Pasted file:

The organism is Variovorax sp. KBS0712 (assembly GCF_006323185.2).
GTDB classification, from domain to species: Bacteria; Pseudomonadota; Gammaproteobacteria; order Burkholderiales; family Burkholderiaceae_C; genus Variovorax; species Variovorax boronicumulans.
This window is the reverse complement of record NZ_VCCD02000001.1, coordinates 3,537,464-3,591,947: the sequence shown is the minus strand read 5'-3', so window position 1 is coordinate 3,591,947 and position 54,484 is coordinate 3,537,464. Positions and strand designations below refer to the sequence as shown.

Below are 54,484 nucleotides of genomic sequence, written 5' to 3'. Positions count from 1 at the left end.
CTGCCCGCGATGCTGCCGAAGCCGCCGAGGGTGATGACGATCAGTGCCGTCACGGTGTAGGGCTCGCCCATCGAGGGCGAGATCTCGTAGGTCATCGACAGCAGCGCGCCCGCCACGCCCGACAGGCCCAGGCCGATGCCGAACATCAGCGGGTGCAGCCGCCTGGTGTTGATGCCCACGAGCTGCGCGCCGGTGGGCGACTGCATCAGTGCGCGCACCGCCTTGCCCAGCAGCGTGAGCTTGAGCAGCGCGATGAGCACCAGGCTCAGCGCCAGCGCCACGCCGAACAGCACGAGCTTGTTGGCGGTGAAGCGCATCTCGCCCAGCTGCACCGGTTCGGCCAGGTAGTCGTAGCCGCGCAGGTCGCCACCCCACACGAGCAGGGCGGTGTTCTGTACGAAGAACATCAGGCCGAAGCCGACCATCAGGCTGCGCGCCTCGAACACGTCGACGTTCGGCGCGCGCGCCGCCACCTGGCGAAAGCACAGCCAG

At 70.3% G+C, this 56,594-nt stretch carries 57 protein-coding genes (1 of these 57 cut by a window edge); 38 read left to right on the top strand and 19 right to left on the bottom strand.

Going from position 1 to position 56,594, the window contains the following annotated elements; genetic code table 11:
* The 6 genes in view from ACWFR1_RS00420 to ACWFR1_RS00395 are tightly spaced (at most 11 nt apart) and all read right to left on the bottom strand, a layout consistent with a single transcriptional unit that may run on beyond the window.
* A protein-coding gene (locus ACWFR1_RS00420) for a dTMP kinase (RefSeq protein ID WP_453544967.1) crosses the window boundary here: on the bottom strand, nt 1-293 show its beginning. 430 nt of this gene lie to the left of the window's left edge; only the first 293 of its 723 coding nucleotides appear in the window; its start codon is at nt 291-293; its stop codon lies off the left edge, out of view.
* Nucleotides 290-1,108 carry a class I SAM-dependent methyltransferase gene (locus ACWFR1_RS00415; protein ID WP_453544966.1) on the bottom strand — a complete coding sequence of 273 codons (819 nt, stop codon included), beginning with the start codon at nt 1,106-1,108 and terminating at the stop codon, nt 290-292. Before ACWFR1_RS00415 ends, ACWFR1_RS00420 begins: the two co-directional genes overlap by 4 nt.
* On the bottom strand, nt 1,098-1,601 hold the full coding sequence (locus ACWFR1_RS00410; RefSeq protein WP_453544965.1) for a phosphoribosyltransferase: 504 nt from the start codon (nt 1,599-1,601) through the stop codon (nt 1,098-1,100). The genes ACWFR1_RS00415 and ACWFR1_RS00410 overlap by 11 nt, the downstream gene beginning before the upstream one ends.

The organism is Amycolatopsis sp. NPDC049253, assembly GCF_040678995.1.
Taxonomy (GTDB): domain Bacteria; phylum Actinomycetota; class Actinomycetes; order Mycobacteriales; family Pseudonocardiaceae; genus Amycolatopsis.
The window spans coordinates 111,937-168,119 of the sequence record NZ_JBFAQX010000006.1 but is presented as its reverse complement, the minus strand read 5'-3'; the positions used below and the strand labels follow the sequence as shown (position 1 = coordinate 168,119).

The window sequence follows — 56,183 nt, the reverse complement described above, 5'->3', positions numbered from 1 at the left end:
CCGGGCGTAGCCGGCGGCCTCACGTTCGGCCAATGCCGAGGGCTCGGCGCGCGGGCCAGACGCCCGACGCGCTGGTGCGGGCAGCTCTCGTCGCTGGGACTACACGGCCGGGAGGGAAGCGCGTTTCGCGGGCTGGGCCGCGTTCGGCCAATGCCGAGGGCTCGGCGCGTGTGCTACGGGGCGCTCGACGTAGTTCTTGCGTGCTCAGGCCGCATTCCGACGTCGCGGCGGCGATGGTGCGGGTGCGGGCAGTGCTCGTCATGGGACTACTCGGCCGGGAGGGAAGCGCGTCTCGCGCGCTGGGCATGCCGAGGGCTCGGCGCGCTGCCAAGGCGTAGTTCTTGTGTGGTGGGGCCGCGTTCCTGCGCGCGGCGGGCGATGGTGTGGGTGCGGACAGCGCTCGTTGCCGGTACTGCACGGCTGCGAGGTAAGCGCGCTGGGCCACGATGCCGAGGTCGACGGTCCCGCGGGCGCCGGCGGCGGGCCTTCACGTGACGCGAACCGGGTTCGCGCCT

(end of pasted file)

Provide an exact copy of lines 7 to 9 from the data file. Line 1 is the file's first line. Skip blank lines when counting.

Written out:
Going from position 1 to position 56,594, the window contains the following annotated elements; genetic code table 11:
* The 6 genes in view from ACWFR1_RS00420 to ACWFR1_RS00395 are tightly spaced (at most 11 nt apart) and all read right to left on the bottom strand, a layout consistent with a single transcriptional unit that may run on beyond the window.
* A protein-coding gene (locus ACWFR1_RS00420) for a dTMP kinase (RefSeq protein ID WP_453544967.1) crosses the window boundary here: on the bottom strand, nt 1-293 show its beginning. 430 nt of this gene lie to the left of the window's left edge; only the first 293 of its 723 coding nucleotides appear in the window; its start codon is at nt 291-293; its stop codon lies off the left edge, out of view.